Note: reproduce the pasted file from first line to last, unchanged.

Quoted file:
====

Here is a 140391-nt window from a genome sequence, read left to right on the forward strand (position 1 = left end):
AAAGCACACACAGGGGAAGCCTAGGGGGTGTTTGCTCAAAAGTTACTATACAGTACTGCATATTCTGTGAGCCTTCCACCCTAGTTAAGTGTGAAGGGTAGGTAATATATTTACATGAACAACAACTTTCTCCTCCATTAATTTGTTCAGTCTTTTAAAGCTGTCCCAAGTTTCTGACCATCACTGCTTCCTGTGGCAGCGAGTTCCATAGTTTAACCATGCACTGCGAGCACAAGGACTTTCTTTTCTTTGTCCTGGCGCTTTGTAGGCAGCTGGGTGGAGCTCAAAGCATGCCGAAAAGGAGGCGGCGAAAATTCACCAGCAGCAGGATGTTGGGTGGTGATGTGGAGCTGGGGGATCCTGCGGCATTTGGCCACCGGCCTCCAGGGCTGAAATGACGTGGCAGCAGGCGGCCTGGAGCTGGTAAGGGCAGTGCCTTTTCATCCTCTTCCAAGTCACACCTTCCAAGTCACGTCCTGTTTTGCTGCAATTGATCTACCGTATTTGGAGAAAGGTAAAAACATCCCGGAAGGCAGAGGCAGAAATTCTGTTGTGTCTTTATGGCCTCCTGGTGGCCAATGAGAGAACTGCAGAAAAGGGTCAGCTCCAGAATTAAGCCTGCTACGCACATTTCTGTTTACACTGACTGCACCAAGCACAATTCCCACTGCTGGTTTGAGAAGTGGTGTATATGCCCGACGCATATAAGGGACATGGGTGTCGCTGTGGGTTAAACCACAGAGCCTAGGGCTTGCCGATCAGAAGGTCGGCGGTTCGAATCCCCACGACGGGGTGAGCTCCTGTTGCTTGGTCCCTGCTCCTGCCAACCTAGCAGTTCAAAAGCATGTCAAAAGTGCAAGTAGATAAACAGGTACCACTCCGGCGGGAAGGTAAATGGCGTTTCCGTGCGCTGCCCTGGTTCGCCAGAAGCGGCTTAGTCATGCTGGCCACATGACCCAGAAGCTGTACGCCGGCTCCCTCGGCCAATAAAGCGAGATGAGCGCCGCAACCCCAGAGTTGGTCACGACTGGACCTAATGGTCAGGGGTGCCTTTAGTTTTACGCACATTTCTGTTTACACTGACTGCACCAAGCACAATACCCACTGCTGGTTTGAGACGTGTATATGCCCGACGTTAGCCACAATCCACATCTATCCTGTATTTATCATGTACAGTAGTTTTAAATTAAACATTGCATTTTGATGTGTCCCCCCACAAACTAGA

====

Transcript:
Here is a 140391-nt window from a genome sequence, read left to right on the forward strand (position 1 = left end):
AAAGCACACACAGGGGAAGCCTAGGGGGTGTTTGCTCAAAAGTTACTATACAGTACTGCATATTCTGTGAGCCTTCCACCCTAGTTAAGTGTGAAGGGTAGGTAATATATTTACATGAACAACAACTTTCTCCTCCATTAATTTGTTCAGTCTTTTAAAGCTGTCCCAAGTTTCTGACCATCACTGCTTCCTGTGGCAGCGAGTTCCATAGTTTAACCATGCACTGCGAGCACAAGGACTTTCTTTTCTTTGTCCTGGCGCTTTGTAGGCAGCTGGGTGGAGCTCAAAGCATGCCGAAAAGGAGGCGGCGAAAATTCACCAGCAGCAGGATGTTGGGTGGTGATGTGGAGCTGGGGGATCCTGCGGCATTTGGCCACCGGCCTCCAGGGCTGAAATGACGTGGCAGCAGGCGGCCTGGAGCTGGTAAGGGCAGTGCCTTTTCATCCTCTTCCAAGTCACACCTTCCAAGTCACGTCCTGTTTTGCTGCAATTGATCTACCGTATTTGGAGAAAGGTAAAAACATCCCGGAAGGCAGAGGCAGAAATTCTGTTGTGTCTTTATGGCCTCCTGGTGGCCAATGAGAGAACTGCAGAAAAGGGTCAGCTCCAGAATTAAGCCTGCTACGCACATTTCTGTTTACACTGACTGCACCAAGCACAATTCCCACTGCTGGTTTGAGAAGTGGTGTATATGCCCGACGCATATAAGGGACATGGGTGTCGCTGTGGGTTAAACCACAGAGCCTAGGGCTTGCCGATCAGAAGGTCGGCGGTTCGAATCCCCACGACGGGGTGAGCTCCTGTTGCTTGGTCCCTGCTCCTGCCAACCTAGCAGTTCAAAAGCATGTCAAAAGTGCAAGTAGATAAACAGGTACCACTCCGGCGGGAAGGTAAATGGCGTTTCCGTGCGCTGCCCTGGTTCGCCAGAAGCGGCTTAGTCATGCTGGCCACATGACCCAGAAGCTGTACGCCGGCTCCCTCGGCCAATAAAGCGAGATGAGCGCCGCAACCCCAGAGTTGGTCACGACTGGACCTAATGGTCAGGGGTGCCTTTAGTTTTACGCACATTTCTGTTTACACTGACTGCACCAAGCACAATACCCACTGCTGGTTTGAGACGTGTATATGCCCGACGTTAGCCACAATCCACATCTATCCTGTATTTATCATGTACAGTAGTTTTAAATTAAACATTGCATTTTGATGTGTCCCCCCACAAACTAGA